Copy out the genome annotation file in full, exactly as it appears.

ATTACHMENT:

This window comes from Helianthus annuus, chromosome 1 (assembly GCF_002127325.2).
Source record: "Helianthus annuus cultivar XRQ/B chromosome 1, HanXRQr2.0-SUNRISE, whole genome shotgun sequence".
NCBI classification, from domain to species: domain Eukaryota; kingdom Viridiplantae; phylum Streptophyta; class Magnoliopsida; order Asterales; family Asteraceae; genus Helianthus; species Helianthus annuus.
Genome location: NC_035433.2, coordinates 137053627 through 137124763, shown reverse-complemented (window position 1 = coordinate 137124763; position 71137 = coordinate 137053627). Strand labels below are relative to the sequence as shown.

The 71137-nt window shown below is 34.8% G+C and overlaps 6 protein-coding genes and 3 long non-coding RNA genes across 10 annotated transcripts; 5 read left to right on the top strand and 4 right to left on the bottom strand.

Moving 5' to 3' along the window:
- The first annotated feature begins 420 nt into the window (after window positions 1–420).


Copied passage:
This window comes from Helianthus annuus, chromosome 1 (assembly GCF_002127325.2).
Source record: "Helianthus annuus cultivar XRQ/B chromosome 1, HanXRQr2.0-SUNRISE, whole genome shotgun sequence".
NCBI classification, from domain to species: domain Eukaryota; kingdom Viridiplantae; phylum Streptophyta; class Magnoliopsida; order Asterales; family Asteraceae; genus Helianthus; species Helianthus annuus.
Genome location: NC_035433.2, coordinates 137053627 through 137124763, shown reverse-complemented (window position 1 = coordinate 137124763; position 71137 = coordinate 137053627). Strand labels below are relative to the sequence as shown.

The 71137-nt window shown below is 34.8% G+C and overlaps 6 protein-coding genes and 3 long non-coding RNA genes across 10 annotated transcripts; 5 read left to right on the top strand and 4 right to left on the bottom strand.

Moving 5' to 3' along the window:
- The first annotated feature begins 420 nt into the window (after window positions 1–420).